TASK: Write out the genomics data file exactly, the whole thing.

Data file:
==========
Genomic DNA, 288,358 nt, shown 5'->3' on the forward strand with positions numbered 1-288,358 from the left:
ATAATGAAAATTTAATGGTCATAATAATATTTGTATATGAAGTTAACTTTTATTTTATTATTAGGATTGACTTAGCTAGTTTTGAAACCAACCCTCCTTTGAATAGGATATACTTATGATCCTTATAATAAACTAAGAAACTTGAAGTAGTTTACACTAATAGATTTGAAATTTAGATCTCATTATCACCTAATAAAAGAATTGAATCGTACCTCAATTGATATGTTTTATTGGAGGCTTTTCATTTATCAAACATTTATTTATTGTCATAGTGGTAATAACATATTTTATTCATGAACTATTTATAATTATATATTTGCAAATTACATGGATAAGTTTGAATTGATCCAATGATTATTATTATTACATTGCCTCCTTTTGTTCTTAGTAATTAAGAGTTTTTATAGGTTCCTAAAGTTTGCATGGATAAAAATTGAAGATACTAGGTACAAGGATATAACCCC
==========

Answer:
Genomic DNA, 288,358 nt, shown 5'->3' on the forward strand with positions numbered 1-288,358 from the left:
ATAATGAAAATTTAATGGTCATAATAATATTTGTATATGAAGTTAACTTTTATTTTATTATTAGGATTGACTTAGCTAGTTTTGAAACCAACCCTCCTTTGAATAGGATATACTTATGATCCTTATAATAAACTAAGAAACTTGAAGTAGTTTACACTAATAGATTTGAAATTTAGATCTCATTATCACCTAATAAAAGAATTGAATCGTACCTCAATTGATATGTTTTATTGGAGGCTTTTCATTTATCAAACATTTATTTATTGTCATAGTGGTAATAACATATTTTATTCATGAACTATTTATAATTATATATTTGCAAATTACATGGATAAGTTTGAATTGATCCAATGATTATTATTATTACATTGCCTCCTTTTGTTCTTAGTAATTAAGAGTTTTTATAGGTTCCTAAAGTTTGCATGGATAAAAATTGAAGATACTAGGTACAAGGATATAACCCC